Wednesday, March 9

You're entering a world of pain here, Donny

DVD commentaries. I've listened to more than my share at this point, as I'm fast approaching the exhaustion of my entire 300 title collection. I've got about 8 more features and another half dozen kids titles and then I will have watched basically everything I own at least once. In this time I've learned a few things about the burgeoning art of running film commentary:

More is better

Having multiple voices always livens things up and takes the pressure off of any one person to provide two plus hours of riveting discourse. Very few of us, no matter our expertise are ever up to the challenge of talking non-stop for that amount of time. Being able to hand it off and come back is infinitely fresher.


As a caveat to my previous point, having those multiple participants in the same room at the same time is a big help too.

Spontaneous Combustion

As in life, the best things are unplanned. Whether it's Jim Abrahams taking a call on his cell phone or Roman Polanski eating his lunch while the film goes by, the unplanned really keys you into the experience of watching the movie with whoever's commenting, instead of just listening to a kind of ersatz film lecture.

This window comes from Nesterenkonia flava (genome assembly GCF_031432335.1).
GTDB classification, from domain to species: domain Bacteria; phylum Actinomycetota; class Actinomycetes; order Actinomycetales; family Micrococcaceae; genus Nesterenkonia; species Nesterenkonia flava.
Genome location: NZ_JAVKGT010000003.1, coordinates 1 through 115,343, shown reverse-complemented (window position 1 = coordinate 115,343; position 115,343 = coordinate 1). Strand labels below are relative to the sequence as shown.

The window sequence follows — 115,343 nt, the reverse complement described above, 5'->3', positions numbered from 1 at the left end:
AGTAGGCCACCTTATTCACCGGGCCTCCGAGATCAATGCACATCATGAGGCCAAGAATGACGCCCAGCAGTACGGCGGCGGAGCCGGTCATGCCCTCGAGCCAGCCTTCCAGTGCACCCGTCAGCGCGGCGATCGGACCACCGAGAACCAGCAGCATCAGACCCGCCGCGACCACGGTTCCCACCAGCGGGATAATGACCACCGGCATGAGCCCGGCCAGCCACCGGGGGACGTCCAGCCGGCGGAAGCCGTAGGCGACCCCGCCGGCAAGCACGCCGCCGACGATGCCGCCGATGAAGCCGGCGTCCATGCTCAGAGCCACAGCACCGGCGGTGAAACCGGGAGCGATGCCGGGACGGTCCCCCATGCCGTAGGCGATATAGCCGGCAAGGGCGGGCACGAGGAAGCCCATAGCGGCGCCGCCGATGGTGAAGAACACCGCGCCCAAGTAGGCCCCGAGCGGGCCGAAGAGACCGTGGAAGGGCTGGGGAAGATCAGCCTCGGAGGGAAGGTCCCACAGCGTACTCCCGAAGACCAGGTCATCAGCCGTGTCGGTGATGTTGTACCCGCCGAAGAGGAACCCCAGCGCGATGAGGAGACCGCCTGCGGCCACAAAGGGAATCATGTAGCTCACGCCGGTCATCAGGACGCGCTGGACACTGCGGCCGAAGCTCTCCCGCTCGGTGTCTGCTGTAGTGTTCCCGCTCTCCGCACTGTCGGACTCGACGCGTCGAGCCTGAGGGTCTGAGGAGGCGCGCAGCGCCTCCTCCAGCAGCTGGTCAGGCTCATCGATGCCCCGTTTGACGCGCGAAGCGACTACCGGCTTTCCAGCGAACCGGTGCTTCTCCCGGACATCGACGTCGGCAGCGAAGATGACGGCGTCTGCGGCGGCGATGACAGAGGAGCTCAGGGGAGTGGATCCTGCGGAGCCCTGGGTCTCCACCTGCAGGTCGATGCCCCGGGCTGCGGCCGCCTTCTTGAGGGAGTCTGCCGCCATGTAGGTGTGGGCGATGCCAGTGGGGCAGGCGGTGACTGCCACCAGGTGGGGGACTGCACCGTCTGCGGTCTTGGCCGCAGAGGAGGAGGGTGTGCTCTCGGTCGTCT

Don't Get Cute

In the name of all that's holy, don't try to outfunny your film. Humour as a commentary motif should really be avoided. That's not to say you shouldn't share an amusing anecdote or three, by all means go ahead. But don't develop your comments as some sort of extendo-sketch. Believe me, by minute 20 this gets very old. Ancient, even. (See Simple, Blood)